24. 24. Our choice: google bigquery Data analysis as a service javier ramirez @supercoco9
  25. 25. Based on Dremel Specifically designed for interactive queries over petabytes of real-time data javier ramirez @supercoco9
  26. 26. Columnar storage Easy to compress Convenient for querying long series over a single column javier ramirez @supercoco9
  27. 27. loading data You can feed flat CSV files or nested JSON objects javier ramirez @supercoco9
  28. 28. bq cli bq load --nosynchronous_mode --encoding UTF-8 --field_delimiter 'tab' --max_bad_records 100 --source_format CSV api.stats 20131014T11-42-05Z.gz javier ramirez @supercoco9
  29. 29. web console screenshot javier ramirez @supercoco9
  30. 30. almost SQL select from join where group by having order limit javier ramirez @supercoco9 avg count max min sum + * / % & | ^ << >> ~ = != <> > < >= <= IN IS NULL BETWEEN AND OR NOT
  31. 31. Functions overview current_date current_time now datediff day day_of_week day_of_year hour minute quarter year... javier ramirez @supercoco9 abs acos atan ceil floor degrees log log2 log10 PI SQRT... concat contains left length lower upper lpad rpad right substr
  32. 32. analytics specific extensions within flatten nest stddev variance top first last nth var_pop var_samp covar_pop covar_samp quantiles javier ramirez @supercoco9
  33. 33. window functions javier ramirez @supercoco9
  34. 34. correlations javier ramirez @supercoco9
  35. 35. Things you always wanted to try but were too scare to select count(*) from publicdata:samples.wikipedia where REGEXP_MATCH(title, "[0-9]*") AND wp_namespace = 0; 223,163,387 Query complete (5.6s elapsed, 9.13 GB processed, Cost: 32¢) javier ramirez @supercoco9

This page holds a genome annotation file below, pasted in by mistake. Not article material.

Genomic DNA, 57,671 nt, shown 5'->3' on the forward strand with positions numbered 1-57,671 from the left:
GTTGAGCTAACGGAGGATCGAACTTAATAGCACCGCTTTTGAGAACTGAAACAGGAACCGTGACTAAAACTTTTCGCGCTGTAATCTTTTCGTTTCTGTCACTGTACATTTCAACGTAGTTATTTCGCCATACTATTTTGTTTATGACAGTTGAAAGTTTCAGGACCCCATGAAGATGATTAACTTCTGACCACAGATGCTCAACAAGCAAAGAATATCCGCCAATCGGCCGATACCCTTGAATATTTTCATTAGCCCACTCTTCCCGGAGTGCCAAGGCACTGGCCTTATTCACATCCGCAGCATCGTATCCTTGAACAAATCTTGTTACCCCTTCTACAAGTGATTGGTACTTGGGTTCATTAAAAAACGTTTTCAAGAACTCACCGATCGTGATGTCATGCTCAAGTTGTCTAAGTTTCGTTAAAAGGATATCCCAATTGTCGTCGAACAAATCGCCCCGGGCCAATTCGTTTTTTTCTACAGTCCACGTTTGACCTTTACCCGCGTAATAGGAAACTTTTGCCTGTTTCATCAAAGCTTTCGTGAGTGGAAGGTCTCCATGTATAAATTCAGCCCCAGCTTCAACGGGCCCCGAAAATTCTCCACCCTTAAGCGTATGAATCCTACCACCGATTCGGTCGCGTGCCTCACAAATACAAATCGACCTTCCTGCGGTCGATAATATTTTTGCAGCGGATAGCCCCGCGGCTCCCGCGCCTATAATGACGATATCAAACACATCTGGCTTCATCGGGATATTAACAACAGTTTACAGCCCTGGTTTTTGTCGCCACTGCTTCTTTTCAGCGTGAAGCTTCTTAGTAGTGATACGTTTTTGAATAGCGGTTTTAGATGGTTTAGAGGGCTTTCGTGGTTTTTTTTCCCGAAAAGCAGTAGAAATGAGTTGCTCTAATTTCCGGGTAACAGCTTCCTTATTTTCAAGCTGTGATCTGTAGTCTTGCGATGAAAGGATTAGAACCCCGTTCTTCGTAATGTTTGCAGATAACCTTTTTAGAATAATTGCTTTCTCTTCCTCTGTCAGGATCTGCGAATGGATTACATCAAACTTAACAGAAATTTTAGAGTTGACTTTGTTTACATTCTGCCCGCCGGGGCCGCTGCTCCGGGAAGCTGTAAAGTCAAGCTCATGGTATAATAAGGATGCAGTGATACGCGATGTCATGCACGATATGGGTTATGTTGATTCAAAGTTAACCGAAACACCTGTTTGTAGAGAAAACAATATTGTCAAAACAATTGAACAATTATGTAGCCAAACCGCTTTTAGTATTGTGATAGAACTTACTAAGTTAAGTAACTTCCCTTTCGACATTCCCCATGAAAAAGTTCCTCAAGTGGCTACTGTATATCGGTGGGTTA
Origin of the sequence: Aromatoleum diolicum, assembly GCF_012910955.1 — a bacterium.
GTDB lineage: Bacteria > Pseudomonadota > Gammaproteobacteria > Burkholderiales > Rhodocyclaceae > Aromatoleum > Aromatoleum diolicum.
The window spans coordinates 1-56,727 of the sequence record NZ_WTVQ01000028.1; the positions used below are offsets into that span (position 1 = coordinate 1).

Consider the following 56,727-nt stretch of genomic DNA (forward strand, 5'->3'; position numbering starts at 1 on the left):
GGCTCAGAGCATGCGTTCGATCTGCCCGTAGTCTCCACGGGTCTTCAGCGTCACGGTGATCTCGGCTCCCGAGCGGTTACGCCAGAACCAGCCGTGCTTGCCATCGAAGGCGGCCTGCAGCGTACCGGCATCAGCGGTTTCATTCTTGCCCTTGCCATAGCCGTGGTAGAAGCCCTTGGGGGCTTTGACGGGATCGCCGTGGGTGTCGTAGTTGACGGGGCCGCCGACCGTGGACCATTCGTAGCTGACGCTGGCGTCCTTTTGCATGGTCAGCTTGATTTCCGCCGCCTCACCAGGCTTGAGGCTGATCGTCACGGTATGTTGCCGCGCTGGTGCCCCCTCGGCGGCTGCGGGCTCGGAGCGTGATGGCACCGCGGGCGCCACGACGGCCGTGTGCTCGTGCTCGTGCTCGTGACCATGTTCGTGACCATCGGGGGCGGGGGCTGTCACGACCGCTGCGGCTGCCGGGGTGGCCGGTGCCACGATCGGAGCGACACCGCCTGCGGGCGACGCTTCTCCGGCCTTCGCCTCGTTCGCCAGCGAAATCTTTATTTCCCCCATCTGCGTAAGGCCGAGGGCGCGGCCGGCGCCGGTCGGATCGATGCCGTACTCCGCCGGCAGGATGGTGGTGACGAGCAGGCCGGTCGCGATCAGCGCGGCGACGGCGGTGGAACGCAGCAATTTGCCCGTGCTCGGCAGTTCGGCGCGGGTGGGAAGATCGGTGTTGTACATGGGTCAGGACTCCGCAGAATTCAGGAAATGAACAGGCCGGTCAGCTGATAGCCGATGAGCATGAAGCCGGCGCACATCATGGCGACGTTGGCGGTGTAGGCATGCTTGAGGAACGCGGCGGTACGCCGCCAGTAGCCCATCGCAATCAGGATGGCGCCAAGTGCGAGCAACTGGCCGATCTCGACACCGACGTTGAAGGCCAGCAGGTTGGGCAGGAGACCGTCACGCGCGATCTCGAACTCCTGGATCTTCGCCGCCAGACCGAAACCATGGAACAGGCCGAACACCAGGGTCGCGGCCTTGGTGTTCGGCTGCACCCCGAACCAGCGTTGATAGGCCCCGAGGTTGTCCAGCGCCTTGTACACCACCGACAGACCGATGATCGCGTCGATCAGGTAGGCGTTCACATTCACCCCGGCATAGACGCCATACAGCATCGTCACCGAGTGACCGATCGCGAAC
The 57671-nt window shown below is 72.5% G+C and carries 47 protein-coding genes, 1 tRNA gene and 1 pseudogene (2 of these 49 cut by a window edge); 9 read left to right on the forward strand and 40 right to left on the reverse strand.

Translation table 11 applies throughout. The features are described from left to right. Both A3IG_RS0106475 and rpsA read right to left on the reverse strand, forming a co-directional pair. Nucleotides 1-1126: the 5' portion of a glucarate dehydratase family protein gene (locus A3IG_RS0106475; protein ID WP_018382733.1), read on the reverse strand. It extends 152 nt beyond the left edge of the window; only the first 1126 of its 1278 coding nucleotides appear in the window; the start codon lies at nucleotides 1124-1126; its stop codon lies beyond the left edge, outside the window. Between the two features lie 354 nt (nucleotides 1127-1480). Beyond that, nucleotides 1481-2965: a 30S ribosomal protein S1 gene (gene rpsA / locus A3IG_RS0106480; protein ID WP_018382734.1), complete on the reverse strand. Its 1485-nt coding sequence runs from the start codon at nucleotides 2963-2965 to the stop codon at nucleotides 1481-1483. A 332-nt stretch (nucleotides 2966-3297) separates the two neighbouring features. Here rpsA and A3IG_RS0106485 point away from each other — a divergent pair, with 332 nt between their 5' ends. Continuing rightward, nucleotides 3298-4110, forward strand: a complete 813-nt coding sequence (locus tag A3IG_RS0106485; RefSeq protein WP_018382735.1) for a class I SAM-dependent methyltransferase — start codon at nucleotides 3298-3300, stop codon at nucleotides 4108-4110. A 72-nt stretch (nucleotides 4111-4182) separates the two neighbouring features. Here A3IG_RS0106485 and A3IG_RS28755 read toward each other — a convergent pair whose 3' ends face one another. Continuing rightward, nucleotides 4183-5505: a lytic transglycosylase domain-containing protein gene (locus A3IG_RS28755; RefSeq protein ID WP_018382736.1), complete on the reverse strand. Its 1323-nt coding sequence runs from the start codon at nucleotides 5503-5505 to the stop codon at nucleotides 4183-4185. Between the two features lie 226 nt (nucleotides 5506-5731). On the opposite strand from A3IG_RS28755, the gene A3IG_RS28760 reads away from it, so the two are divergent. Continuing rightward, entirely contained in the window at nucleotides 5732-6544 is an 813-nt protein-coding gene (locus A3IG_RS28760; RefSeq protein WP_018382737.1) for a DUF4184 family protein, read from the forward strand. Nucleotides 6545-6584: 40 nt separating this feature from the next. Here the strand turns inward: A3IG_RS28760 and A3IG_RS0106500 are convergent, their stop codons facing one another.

36. 36. SELECT repository_name, repository_language, repository_description, COUNT(repository_name) as cnt, repository_url FROM github.timeline WHERE type="WatchEvent" AND PARSE_UTC_USEC(created_at) >= PARSE_UTC_USEC("#{yesterday} 20:00:00") AND repository_url IN ( SELECT repository_url FROM github.timeline WHERE type="CreateEvent" AND PARSE_UTC_USEC(repository_created_at) >= PARSE_UTC_USEC('#{yesterday} 20:00:00') AND repository_fork = "false" AND payload_ref_type = "repository" GROUP BY repository_url ) GROUP BY repository_name, repository_language, repository_description, repository_url HAVING cnt >= 5 ORDER BY cnt DESC LIMIT 25
  37. 37. country segmented traffic javier ramirez @supercoco9
  38. 38. our most active user javier ramirez @supercoco9
  39. 39. 10 request we should be caching javier ramirez @supercoco9
  40. 40. 5 most created resources javier ramirez @supercoco9
  41. 41. redis pricing 2* machines (master/slave) at digital ocean $10 monthly * we were already using these instances for a lot of redis use cases javier ramirez @supercoco9
  42. 42. s3 pricing $0.095 per GB a gzipped 1.6 MB file stores 300K rows $0.0001541698 / monthly javier ramirez @supercoco9
  43. 43. glacier pricing $0.01 per GB $0.000016 / monthly javier ramirez @supercoco9
  44. 44. bigquery pricing $80 per stored TB 300000 rows => $0.007629392 / month $35 per processed TB 1 full scan = 84 MB 1 count = 0 MB 1 full scan over 1 column = 5.4 MB 10 GB => $0.35 / month javier ramirez @supercoco9
  45. 45. redis s3 storage s3 transfer glacier transfer glacier storage bigquery storage bigquery queries $10.0000000000 $00.0001541698 $00.0050000000 $00.0500000000 $00.0000160000 $00.0076293920 $00.3500000000 $10.41 / month for our first 330000 rows javier ramirez @supercoco9
  46. 46. 1. non intrusive metrics 2. keep the history 3. avoid vendor lock-in 4. interactive queries 5. cheap 6. extra ball: real time javier ramirez @supercoco9
  47. 47. Find related links at Cheers! Javier Ramírez @supercoco9